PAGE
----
In addition, the bank rapidly perceived the value of specialist institutions for the promotion of foreign business. Gentle pressure from the Foreign Ministry played a part in the establishment of Deutsche Ueberseeische Bank  in 1886 and the stake taken in the newly established Deutsch-Asiatische Bank  three years later, but the success of those companies in showed that their existence made sound commercial sense.
The immediate postwar period was a time of liquidations. Having already lost most of its foreign assets, Deutsche Bank was obliged to sell other holdings. A great deal of energy went into shoring up what had been achieved. But there was new business, too, some of which was to have an impact for a long time to come. The bank played a significant role in the establishment of the film production company, UFA, and the merger of Daimler and Benz.
The bank merged with other local banks in 1929 to create Deutsche Bank und DiscontoGesellschaft, at that point the biggest ever merger in German banking history. Increasing costs were one reason for the merger. Another was the trend towards concentration throughout the industry in the 1920s. The merger came at just the right time to help counteract the emerging world economic and banking crisis. In 1937, the company name changed back to Deutsche Bank.
The crisis was, in terms of its political impact, the most disastrous economic event of the century. The shortage of liquidity that paralyzed the banks was fuelled by a combination of short-term foreign debt and borrowers no longer able to pay their debts, while the inflexibility of the state exacerbated the situation. For German banks, the crisis in the industry was a watershed. A return to circumstances that might in some ways have been considered reminiscent of the "golden age" before World War I was ruled out for many years.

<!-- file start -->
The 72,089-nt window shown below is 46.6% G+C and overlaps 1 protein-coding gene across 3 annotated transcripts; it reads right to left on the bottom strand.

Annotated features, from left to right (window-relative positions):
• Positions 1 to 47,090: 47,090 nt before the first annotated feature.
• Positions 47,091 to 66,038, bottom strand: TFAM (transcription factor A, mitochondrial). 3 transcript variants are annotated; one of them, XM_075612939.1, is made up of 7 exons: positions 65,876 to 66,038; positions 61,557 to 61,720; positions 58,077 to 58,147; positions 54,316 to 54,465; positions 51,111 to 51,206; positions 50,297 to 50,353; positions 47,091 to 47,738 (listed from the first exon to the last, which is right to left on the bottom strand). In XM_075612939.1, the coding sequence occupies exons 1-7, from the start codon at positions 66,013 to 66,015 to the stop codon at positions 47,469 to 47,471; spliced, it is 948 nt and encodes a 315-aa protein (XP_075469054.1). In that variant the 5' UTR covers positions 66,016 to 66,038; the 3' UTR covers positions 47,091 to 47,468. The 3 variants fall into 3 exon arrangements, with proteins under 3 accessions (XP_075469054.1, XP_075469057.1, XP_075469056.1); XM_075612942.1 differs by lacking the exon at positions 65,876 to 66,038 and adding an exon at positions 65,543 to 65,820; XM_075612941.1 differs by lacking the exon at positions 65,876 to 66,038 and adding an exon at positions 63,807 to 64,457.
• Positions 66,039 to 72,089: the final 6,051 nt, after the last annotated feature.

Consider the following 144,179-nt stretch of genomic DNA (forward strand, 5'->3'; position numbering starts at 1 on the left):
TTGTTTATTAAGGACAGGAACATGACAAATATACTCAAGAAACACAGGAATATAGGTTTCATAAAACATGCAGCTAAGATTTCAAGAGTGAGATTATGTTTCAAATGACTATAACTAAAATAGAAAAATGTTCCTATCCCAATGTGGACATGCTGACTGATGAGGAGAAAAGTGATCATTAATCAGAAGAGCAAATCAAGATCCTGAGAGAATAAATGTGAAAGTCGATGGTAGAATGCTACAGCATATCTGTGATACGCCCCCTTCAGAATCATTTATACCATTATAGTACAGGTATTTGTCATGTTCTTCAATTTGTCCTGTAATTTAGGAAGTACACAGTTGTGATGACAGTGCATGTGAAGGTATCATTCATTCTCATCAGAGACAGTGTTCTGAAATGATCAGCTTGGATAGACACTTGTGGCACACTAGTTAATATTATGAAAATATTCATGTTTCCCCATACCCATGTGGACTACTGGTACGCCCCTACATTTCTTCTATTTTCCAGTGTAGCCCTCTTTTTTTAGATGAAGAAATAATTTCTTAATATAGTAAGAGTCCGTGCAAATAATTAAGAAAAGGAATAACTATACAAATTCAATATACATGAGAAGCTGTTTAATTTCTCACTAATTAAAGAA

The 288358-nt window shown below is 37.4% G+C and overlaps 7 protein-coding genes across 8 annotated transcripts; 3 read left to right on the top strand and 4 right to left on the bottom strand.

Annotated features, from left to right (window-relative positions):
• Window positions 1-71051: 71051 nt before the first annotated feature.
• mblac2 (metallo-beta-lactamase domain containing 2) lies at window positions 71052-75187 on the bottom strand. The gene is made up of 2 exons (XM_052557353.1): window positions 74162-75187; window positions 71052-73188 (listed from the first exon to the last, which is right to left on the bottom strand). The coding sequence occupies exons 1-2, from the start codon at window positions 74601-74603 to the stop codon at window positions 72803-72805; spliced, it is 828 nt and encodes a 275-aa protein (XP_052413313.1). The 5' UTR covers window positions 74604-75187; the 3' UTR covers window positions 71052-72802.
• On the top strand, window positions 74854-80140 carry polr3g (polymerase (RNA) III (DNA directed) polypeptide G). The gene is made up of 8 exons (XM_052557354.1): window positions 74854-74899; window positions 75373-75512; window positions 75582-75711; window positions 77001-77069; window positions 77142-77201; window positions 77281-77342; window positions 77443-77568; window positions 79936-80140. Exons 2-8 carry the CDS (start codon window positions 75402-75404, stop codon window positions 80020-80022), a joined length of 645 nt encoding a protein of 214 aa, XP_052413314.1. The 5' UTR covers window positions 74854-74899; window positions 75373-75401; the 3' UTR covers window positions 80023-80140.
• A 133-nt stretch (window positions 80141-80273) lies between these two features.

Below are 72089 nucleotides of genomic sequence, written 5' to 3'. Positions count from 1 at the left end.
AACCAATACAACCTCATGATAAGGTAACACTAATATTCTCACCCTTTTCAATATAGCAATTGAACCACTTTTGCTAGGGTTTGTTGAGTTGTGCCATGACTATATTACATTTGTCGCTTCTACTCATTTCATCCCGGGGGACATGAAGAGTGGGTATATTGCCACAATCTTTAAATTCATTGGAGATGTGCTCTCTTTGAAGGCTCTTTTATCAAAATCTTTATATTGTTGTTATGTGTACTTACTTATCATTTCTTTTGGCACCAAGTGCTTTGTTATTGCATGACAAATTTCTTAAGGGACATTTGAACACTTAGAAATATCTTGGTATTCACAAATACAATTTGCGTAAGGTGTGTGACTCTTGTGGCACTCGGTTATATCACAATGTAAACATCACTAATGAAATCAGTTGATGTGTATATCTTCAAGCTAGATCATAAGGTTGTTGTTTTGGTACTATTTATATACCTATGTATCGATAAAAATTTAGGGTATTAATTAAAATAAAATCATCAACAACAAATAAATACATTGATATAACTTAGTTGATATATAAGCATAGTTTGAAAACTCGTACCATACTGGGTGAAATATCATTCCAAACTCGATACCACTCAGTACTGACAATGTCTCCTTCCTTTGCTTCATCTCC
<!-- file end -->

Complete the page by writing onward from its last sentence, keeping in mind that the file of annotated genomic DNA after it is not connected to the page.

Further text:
After Adolf Hitler came to power, instituting the Third Reich, Deutsche Bank dismissed its three Jewish board members in 1933. In subsequent years, Deutsche Bank took part in the aryanization of Jewish-owned businesses; according to its own historians, the bank was involved in 363 such confiscations by November 1938.  During the war, Deutsche Bank incorporated other banks that fell into German hands during the occupation of Eastern Europe. Deutsche Bank provided banking facilities for the Gestapo and loaned the funds used to build the Auschwitz camp and the nearby IG Farben facilities. 
During World War II, Deutsche Bank became responsible for managing the Bohemian Union Bank in Prague, with branches in the Protectorate and in Slovakia, the Bankverein in Yugoslavia (which has now been divided into two financial corporations, one in Serbia and one in Croatia), the Albert de Barry Bank in Amsterdam, the National Bank of Greece in Athens, the Creditanstalt-Bankverein in Austria and Hungary, the Deutsch-Bulgarische Kreditbank in Bulgaria, and Banca Comercială Română (The Romanian Commercial Bank) in Bucharest. It also maintained a branch in Istanbul, Turkey.
In 1999, Deutsche Bank confirmed officially that it had been involved in Auschwitz.  In December 1999 Deutsche, along with other major German companies, contributed to a US$5.2 billion compensation fund following lawsuits brought by Holocaust survivors.   The history of Deutsche Bank during the Second World War has since been documented by independent historians commissioned by the Bank. 
Following Germany's defeat in World War II, the Allied authorities, in 1948, ordered Deutsche Bank's break-up into ten regional banks. These 10 regional banks were later consolidated into three major banks in 1952: Norddeutsche Bank AG; Süddeutsche Bank AG; and Rheinisch-Westfälische Bank AG. In 1957, these three banks merged to form Deutsche Bank AG with its headquarters in Frankfurt.
In 1959, the bank entered retail banking by introducing small personal loans. In the 1970s, the bank pushed ahead with international expansion, opening new offices in new locations, such as Milan (1977), Moscow, London, Paris and Tokyo. In the 1980s, this continued when the bank paid U$603 million in 1986 to acquire Banca d'America e d'Italia.